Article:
• By only providing the binaries to donors, it looks like you are only charging nontechnical users, while more technically inclined users get it for free.

        You're on a roll.

        Tell me, which of those categories is more numerous? Which would, due to their l334t sk1lz, figure out how get it for free anyway?

      • Re:Mysid (Score:5, Insightful)

        by BronsCon (927697) <social@bronstrup.com> on Saturday June 30, 2012 @05:48PM (#40507509) Journal
        By charging a small fee to those most likely to require technical support, it looks like you are covering your support costs in the most fair manner possible. Hmm?
    • by bmo (77928)

      >The problem with that is... they don't get the binaries, they can't try out the software and learn how good it is.

      Sure they can.

      They can compile it their own damn selves.

      --
      BMO

      • The problem with that is... they don't get the binaries, they can't try out the software and learn how good it is.

        Sure they can.
        They can compile it their own damn selves.

        I'm glad we're not talking about distribution of the compiler, then.
        Imagine if it had some weirdness which only allowed it to be compiled by itself...

    • by shentino (1139071)

      And with commercial software you don't get JACK if you don't pay up.

      So this method isn't really worse than the status quo.

  • Bad Idea (Score:2, Insightful)

    All this will really do is decrease your user-base. If I download some source and it's lacking the necessary scripts to compile and install the thing, I move on and find another solution that does what I need. I don't have time to write my own make files to get the thing working.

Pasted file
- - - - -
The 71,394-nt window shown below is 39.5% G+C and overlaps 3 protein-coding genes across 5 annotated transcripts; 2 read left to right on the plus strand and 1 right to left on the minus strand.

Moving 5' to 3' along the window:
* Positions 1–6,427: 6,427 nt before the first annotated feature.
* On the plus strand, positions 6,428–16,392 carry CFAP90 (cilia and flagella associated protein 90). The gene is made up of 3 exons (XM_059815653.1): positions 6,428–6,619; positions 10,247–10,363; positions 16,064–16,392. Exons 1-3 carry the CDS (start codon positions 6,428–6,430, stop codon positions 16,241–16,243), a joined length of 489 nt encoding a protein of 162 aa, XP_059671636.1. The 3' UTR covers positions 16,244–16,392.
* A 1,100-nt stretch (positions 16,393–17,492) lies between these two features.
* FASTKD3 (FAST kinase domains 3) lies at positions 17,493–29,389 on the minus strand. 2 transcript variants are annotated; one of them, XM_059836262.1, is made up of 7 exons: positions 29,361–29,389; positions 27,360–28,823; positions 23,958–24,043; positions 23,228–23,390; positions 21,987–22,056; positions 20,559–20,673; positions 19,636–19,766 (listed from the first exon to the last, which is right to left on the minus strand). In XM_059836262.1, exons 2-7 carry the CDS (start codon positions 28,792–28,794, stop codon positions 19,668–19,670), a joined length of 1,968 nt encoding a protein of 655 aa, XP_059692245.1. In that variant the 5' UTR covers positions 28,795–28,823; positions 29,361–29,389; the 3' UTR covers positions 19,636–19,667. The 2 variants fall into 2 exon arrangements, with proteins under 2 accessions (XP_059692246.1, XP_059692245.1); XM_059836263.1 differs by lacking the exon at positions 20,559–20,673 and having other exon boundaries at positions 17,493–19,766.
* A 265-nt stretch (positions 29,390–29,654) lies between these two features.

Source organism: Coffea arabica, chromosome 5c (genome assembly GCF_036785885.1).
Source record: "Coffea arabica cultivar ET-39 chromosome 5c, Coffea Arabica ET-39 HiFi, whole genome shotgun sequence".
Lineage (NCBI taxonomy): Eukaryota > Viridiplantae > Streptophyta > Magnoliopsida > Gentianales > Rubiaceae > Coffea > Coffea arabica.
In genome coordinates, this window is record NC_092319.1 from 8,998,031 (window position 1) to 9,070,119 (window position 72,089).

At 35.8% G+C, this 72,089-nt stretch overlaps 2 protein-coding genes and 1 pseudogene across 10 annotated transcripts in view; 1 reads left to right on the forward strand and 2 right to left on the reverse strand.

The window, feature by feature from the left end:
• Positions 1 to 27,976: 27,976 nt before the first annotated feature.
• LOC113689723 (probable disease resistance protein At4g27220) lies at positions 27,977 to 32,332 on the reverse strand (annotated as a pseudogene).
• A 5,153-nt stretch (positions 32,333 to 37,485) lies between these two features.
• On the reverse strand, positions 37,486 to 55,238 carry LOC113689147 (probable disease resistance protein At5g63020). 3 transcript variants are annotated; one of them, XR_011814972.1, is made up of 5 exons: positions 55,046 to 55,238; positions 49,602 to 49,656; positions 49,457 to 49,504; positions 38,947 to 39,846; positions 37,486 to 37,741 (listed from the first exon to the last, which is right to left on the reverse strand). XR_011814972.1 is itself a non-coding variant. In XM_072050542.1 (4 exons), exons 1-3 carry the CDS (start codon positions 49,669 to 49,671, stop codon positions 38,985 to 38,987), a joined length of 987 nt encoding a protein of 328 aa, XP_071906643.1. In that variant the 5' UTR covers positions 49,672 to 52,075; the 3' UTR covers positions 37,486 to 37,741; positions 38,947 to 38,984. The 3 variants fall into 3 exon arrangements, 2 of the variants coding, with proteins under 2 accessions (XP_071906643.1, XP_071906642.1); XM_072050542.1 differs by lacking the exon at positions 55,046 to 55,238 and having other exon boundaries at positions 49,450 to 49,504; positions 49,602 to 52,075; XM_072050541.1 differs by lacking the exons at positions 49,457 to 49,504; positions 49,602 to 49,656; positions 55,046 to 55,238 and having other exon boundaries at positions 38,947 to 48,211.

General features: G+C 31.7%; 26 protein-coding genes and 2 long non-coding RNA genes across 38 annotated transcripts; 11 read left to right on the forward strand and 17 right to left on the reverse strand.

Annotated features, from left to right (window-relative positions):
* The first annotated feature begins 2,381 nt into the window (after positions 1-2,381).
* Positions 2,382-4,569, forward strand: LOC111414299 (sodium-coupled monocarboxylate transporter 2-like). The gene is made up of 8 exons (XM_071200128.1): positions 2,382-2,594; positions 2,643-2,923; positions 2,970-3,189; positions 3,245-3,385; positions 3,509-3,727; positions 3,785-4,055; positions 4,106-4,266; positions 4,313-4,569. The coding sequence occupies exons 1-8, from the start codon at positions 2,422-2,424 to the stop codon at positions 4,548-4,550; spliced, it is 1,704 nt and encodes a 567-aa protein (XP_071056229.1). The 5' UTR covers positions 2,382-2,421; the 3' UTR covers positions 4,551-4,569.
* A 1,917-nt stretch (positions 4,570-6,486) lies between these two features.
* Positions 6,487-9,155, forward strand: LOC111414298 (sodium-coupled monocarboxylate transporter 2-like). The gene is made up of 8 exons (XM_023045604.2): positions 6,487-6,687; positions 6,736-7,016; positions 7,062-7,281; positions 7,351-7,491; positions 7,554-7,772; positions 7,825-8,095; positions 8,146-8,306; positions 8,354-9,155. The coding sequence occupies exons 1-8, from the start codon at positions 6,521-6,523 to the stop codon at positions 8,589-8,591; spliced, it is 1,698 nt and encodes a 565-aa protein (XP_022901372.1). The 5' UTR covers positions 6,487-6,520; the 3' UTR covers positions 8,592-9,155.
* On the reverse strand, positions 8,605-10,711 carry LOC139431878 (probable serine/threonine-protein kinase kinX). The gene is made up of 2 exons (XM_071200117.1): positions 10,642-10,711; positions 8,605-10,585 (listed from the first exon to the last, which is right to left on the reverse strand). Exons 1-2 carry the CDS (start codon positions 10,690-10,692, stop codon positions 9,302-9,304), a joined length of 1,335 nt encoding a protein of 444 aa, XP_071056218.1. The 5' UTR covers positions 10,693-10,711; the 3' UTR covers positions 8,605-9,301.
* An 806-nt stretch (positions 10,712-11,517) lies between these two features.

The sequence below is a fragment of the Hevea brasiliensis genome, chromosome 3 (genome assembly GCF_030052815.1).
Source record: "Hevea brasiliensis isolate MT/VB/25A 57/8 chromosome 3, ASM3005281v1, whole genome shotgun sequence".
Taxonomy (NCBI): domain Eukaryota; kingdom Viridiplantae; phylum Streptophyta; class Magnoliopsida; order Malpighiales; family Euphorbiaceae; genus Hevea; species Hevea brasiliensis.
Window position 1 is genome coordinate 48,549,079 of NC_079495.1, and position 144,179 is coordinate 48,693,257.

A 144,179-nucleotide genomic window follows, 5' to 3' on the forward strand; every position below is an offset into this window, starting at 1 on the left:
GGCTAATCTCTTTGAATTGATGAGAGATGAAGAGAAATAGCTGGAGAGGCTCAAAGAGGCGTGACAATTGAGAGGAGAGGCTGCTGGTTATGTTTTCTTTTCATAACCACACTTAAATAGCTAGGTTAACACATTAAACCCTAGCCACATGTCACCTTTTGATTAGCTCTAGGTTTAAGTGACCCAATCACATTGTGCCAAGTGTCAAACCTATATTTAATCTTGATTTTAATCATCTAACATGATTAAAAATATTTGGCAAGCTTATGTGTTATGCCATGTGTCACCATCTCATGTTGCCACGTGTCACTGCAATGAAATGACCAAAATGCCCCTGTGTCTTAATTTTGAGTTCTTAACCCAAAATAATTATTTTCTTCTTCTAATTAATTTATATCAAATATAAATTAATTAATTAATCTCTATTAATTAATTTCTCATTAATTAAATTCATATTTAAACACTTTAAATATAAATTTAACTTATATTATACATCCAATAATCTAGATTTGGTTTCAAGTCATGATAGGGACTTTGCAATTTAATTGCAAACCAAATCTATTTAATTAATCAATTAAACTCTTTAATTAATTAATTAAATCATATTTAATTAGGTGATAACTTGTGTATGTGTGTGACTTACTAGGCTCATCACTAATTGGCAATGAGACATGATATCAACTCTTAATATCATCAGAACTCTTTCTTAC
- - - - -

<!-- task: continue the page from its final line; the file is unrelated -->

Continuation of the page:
• Re:Bad Idea (Score:5, Insightful)

      by MichaelJ (140077) on Saturday June 30, 2012 @04:05PM (#40506983)

      I don't have time to write my own make files to get the thing working.

      So you're too cheap to give some money to the person who's offering to do all that work for you?

      • by Asic Eng (193332)

        Well, if you know that this solves your problem, then you might be willing to spend money. You have to find out first, though. So let's say there are twenty programs which might be suitable or maybe not. You need to evaluate them - read the docs, look a screen shots, try them out. Which one would you try last? The one which is the most hassle to evaluate and/or costs you money to try, maybe?

        Even with binaries you may need this new library and that update any further barriers will make the package even les

      • I never said I wouldn't give money to a project that is easy to use and install, but only after I know if it does what I need it to do. You're just making assumptions. If I can't test his software first, I'm not donating. I'll donate to a different solution, one that doesn't play games to try and solicit donations.
      • by westlake (615356)

        So you're too cheap to give some money to the person who's offering to do all that work for you?

        He is saying he doesn't have the time or the money to do this on spec.

    • Re:Bad Idea (Score:5, Insightful)

      by rubycodez (864176) on Saturday June 30, 2012 @04:10PM (#40507019)